MULTITUDE: War and Democracy in the Age of Empire

Michael Hardt, Author, Antonio Negri, Author . Penguin Press $27.95 (427p) ISBN 978-1-59420-024-3

Empire (2000)—the surprise hit that made its term for U.S global hegemony stick and presciently set the agenda for post–9/11 political theory on the left—was written by this same somewhat unlikely duo: Hardt, an American political scientist at Duke University, and Negri, a former Italian parliament member and political exile, trained political scientist and sometime inmate of Rome's Rebibbia prison. This book follows up on Empire 's promise of imagining a full-blown global democracy. Though the authors admit that they can't provide the final means for bringing that entity about (or the forms for maintaining it), the book is rich in ideas and agitational ends. The "multitude" is Hardt and Negri's term for the earth's six billion increasingly networked citizens, an enormous potential force for "the destruction of sovereignty in favor of democracy." The middle section on the nature of that multitude is bookended by two others. The first describes the situation in which the multitude finds itself: "permanent war." The last grounds demands for and historical precursors of global democracy. Written for activists to provide a solid goal (with digressions into history and theory) toward which protest actions might move, this timely book brings together myriad loose strands of far left thinking with clarity, measured reasoning and humor, major accomplishments in and of themselves. (On sale Aug. 9)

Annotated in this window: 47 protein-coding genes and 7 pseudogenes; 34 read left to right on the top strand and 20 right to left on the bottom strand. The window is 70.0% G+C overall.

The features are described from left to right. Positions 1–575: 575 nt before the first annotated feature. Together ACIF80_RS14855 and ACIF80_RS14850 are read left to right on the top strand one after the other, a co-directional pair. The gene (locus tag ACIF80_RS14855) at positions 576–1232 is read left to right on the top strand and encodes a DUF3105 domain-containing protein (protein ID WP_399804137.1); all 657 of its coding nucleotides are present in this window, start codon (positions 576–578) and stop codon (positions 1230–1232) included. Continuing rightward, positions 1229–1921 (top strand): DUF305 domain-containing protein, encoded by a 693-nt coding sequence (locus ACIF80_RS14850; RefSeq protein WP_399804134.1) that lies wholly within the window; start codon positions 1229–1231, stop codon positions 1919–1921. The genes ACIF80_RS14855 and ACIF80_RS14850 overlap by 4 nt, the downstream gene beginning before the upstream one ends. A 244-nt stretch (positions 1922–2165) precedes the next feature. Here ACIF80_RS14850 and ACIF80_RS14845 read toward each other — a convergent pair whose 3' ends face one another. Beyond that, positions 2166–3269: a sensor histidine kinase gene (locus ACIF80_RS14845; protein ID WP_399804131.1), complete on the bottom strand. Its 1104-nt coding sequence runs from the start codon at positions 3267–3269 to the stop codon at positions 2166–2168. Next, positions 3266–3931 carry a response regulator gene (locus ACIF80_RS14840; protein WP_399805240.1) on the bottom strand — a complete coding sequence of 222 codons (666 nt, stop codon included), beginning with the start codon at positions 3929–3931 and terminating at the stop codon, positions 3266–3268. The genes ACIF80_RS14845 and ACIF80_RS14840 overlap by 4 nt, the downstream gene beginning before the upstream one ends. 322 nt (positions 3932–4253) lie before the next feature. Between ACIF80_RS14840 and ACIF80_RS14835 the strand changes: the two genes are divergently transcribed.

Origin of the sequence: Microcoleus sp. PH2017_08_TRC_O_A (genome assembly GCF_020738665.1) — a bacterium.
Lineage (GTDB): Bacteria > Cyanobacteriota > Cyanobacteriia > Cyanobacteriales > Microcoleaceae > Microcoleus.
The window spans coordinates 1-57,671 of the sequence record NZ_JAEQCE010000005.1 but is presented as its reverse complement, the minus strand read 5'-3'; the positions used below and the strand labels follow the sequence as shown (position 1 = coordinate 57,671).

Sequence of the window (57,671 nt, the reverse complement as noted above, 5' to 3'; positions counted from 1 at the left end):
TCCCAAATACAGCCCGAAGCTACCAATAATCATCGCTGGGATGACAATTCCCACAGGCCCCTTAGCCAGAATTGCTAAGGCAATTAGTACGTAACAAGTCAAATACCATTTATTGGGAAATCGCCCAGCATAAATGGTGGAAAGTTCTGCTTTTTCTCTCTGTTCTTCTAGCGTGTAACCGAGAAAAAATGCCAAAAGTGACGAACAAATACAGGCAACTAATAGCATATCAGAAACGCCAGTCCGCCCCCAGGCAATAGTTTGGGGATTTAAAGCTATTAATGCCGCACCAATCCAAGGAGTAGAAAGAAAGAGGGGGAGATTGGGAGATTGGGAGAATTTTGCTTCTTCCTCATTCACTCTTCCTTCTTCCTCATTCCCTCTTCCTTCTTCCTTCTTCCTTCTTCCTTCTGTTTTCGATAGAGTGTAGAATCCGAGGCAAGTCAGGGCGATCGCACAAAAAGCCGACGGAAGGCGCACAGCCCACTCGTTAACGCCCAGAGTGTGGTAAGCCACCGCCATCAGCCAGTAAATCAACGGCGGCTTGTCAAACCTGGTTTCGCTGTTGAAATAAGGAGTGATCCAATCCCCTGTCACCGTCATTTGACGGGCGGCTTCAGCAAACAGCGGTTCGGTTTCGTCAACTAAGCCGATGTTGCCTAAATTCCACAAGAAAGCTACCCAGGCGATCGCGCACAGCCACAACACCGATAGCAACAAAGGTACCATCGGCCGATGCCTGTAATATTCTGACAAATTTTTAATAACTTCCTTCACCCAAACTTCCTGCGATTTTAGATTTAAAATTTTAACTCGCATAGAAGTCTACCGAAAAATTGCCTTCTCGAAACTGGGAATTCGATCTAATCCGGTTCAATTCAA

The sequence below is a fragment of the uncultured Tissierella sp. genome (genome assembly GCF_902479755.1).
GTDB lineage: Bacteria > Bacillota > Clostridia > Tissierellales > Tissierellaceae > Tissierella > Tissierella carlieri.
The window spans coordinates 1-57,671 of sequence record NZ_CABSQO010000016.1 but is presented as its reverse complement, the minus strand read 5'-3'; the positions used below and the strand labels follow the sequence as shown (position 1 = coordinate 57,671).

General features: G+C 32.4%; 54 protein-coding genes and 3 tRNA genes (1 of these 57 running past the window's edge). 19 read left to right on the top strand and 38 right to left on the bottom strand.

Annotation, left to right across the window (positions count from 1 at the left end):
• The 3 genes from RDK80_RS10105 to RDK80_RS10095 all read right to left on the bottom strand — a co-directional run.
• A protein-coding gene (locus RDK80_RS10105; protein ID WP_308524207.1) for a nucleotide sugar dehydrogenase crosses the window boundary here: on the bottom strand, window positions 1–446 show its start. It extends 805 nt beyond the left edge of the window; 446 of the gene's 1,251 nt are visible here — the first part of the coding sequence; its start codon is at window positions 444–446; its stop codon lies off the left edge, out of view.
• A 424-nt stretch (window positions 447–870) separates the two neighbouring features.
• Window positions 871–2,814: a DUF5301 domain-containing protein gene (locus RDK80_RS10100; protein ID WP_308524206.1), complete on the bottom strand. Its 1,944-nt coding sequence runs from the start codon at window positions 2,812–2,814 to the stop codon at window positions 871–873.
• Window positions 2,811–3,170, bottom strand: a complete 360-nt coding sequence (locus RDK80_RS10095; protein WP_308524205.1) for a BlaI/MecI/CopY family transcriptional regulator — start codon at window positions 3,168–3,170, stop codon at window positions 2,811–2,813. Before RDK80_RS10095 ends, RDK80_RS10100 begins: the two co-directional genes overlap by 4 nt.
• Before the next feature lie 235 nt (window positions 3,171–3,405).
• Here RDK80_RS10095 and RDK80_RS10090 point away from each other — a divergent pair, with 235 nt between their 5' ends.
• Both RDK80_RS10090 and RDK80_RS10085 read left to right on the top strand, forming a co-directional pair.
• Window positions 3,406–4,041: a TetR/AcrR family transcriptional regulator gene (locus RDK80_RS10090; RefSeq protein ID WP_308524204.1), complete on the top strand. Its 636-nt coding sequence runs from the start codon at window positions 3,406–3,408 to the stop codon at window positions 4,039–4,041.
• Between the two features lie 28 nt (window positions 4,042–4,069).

Reviewed on: 07/12/2004
Release date: 08/01/2004
Open Ebook - 448 pages - 978-1-101-01041-9
Peanut Press/Palm Reader - 448 pages - 978-1-101-00882-9
Open Ebook - 448 pages - 978-1-101-00829-4
Paperback - 426 pages - 978-0-14-303559-6
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